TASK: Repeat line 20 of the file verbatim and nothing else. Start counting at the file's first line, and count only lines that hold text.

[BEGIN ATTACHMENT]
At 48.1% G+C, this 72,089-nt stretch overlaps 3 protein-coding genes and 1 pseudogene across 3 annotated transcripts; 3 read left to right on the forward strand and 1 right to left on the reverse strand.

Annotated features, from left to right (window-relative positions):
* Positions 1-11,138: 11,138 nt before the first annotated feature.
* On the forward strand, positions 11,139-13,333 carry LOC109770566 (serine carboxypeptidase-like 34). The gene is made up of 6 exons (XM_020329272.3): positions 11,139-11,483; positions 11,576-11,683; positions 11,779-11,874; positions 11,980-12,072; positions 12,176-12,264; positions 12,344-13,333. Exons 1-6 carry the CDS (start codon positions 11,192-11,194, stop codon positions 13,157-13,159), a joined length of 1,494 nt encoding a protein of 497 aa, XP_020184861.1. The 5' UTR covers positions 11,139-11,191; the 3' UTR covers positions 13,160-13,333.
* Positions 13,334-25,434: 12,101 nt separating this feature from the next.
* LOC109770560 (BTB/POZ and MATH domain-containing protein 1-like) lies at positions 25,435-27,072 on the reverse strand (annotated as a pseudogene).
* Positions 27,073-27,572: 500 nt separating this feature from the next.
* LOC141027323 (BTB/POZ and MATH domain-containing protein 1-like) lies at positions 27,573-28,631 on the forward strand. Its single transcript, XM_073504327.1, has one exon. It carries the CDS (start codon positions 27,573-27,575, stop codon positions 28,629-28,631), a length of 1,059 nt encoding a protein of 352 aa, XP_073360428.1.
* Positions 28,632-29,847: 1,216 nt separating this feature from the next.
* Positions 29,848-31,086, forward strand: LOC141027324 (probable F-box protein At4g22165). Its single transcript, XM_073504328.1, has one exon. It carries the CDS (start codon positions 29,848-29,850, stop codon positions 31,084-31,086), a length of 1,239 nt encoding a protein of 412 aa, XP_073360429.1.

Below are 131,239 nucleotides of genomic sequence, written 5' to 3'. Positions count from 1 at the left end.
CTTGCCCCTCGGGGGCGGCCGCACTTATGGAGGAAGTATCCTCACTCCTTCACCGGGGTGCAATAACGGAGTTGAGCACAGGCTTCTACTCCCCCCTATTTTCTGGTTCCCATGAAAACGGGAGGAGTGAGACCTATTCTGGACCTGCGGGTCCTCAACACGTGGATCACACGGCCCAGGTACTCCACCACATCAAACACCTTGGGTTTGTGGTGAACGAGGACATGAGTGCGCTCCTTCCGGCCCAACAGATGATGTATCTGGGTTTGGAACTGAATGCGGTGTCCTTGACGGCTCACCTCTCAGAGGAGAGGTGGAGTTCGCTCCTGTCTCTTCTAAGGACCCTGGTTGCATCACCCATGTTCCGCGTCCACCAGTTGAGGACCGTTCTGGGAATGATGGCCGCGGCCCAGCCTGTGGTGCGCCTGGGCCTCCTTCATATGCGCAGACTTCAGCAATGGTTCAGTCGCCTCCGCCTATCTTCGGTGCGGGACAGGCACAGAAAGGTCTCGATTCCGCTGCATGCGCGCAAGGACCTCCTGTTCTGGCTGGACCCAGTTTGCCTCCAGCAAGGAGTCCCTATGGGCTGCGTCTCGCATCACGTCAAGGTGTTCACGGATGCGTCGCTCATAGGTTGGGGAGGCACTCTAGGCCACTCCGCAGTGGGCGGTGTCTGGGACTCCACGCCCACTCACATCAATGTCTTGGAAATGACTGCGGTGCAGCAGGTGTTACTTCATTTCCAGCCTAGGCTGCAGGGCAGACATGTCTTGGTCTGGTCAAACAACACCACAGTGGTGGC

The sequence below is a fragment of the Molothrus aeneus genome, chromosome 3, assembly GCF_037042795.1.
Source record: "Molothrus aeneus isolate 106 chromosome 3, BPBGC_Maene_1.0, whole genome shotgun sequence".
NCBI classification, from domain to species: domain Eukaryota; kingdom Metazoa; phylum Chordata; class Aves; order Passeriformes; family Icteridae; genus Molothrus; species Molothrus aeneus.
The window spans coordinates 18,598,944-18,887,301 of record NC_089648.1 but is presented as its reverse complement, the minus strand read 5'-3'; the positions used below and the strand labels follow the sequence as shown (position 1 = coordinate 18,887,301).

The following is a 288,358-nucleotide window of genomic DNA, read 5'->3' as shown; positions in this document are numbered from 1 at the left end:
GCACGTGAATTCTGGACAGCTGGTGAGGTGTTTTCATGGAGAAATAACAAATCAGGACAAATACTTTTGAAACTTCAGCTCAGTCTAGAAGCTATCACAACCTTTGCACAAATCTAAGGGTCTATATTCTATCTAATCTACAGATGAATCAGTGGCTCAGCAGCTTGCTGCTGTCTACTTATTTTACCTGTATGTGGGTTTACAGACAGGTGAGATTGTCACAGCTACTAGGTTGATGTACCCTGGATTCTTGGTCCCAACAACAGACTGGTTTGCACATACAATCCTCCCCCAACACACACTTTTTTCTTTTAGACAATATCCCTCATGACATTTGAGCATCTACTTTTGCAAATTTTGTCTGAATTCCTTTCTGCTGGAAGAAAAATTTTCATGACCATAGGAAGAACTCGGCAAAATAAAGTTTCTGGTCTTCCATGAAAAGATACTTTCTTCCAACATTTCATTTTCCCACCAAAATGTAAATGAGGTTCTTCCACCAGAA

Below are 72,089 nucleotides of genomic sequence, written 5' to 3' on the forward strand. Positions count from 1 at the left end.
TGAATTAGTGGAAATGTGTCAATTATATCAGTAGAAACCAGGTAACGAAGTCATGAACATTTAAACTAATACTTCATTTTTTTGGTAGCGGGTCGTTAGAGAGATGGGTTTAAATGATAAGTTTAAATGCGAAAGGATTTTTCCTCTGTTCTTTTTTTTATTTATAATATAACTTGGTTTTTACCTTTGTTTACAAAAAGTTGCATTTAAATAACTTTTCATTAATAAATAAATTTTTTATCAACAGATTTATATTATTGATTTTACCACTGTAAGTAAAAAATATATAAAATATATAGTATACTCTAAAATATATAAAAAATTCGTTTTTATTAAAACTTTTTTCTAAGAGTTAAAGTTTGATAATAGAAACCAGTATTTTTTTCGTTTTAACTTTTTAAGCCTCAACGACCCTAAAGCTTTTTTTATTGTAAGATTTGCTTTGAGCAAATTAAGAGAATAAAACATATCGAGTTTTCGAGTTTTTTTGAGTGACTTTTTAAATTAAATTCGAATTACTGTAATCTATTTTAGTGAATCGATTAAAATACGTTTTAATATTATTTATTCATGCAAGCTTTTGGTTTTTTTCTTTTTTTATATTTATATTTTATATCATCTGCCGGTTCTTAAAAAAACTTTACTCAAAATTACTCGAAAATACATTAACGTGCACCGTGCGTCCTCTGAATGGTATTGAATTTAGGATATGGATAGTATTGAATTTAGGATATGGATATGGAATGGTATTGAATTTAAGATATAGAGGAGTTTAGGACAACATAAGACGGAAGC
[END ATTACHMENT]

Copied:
TGAATTAGTGGAAATGTGTCAATTATATCAGTAGAAACCAGGTAACGAAGTCATGAACATTTAAACTAATACTTCATTTTTTTGGTAGCGGGTCGTTAGAGAGATGGGTTTAAATGATAAGTTTAAATGCGAAAGGATTTTTCCTCTGTTCTTTTTTTTATTTATAATATAACTTGGTTTTTACCTTTGTTTACAAAAAGTTGCATTTAAATAACTTTTCATTAATAAATAAATTTTTTATCAACAGATTTATATTATTGATTTTACCACTGTAAGTAAAAAATATATAAAATATATAGTATACTCTAAAATATATAAAAAATTCGTTTTTATTAAAACTTTTTTCTAAGAGTTAAAGTTTGATAATAGAAACCAGTATTTTTTTCGTTTTAACTTTTTAAGCCTCAACGACCCTAAAGCTTTTTTTATTGTAAGATTTGCTTTGAGCAAATTAAGAGAATAAAACATATCGAGTTTTCGAGTTTTTTTGAGTGACTTTTTAAATTAAATTCGAATTACTGTAATCTATTTTAGTGAATCGATTAAAATACGTTTTAATATTATTTATTCATGCAAGCTTTTGGTTTTTTTCTTTTTTTATATTTATATTTTATATCATCTGCCGGTTCTTAAAAAAACTTTACTCAAAATTACTCGAAAATACATTAACGTGCACCGTGCGTCCTCTGAATGGTATTGAATTTAGGATATGGATAGTATTGAATTTAGGATATGGATATGGAATGGTATTGAATTTAAGATATAGAGGAGTTTAGGACAACATAAGACGGAAGC